In Pictures: Top 50 U.S. Cities Ranked by Quality of Life And Average Salary

A US News and World Reports ranked 100 U.S. cities based on a wide range of criteria, including their quality of life and their inhabitants' average annual salary. Here are the top 50.
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In Pictures: Top 50 U.S. Cities Ranked by Quality of Life And Average Salary Creative Commons CCO/John Piercy/Flickr

Every year, U.S. News & World Report, a global authority in rankings and consumer advice, releases its list of the Best Places to Live in the United States, based on extensive statistical research and public surveys.

"When considering a move people are concerned about finding a job in their field, earning enough to afford a home, sending their kids to good schools and feeling like a part of their community," said Kim Castro, executive editor at U.S. News. "The Best Places to Live ranking takes all of that into account — the metro areas that do well are the ones with strong job markets and high quality of life."

Analysts examined the 125 most populous metropolitan areas in the country, which included the so-called "Mega Cities" of more than 2.5 million people, all the way down to the "small city" of Anchorage, Alaska, whose population of less than 400,000 made it the smallest included in the study.

But size is absolutely no guarantee of either a high or a low position on the list of best places to live. Rather, "a place had to have good value, be a desirable place to live, have a strong job market and a high quality of life," Real Estate News said, explaining its methodology.

In 2017, there were big moves toward the top of the list for San Jose, California and Washington, D.C., as well as for Fayetteville, Arkansas. According to Today, the job market is booming in Fayetteville thanks to high employers Walmart, J.B. Transport, Tyson Foods and the University of Arkansas.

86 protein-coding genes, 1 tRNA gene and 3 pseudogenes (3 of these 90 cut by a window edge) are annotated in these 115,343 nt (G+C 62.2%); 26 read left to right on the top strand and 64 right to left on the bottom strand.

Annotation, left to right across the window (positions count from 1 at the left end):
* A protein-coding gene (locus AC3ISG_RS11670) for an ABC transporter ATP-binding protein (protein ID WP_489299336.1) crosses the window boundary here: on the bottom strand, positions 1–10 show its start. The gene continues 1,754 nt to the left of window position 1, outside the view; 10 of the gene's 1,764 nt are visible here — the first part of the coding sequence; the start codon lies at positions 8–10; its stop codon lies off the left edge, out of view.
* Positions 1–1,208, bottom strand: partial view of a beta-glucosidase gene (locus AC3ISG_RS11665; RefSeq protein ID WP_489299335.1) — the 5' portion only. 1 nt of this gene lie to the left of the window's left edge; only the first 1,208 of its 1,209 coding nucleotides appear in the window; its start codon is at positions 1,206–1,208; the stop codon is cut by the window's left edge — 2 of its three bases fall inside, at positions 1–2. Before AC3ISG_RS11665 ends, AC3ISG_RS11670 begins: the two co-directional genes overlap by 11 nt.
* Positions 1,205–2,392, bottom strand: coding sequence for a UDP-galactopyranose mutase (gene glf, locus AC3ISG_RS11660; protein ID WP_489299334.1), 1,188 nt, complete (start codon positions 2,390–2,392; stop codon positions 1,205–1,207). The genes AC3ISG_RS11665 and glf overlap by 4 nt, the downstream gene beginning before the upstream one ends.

U.S. News & World Report allocated 30 percent of its final calculation to its "Quality of Life Index," which looked at crime rates, health care, education, well-being and time spent commuting. Twenty-five percent depended on its "Value Index," which compared median household income to the area's average cost of living. Meanwhile the "Job Market Index," which examined both unemployment rate alongside average salary, accounted for a further 20 percent of the calculation.

The final 25 percent was based on the study's "Desirability Index" and an area's net migration statistics. The analysts quizzed the American public about which metro areas most appealed to them to come up with a region's "desirability." Then they crunched the numbers from the US Census to determine whether an area is successfully attracting new residents, or whether people tend to be leaving.

Where should you go? Here are the top 50 most desirable places to give you an idea. And here is the latest 2018 list.

Colorado Springs
"Colorado Springs attracts students, professionals and military personnel to the area with a cache of military bases and nationally ranked colleges," says U.S. News & World Report. Getty Images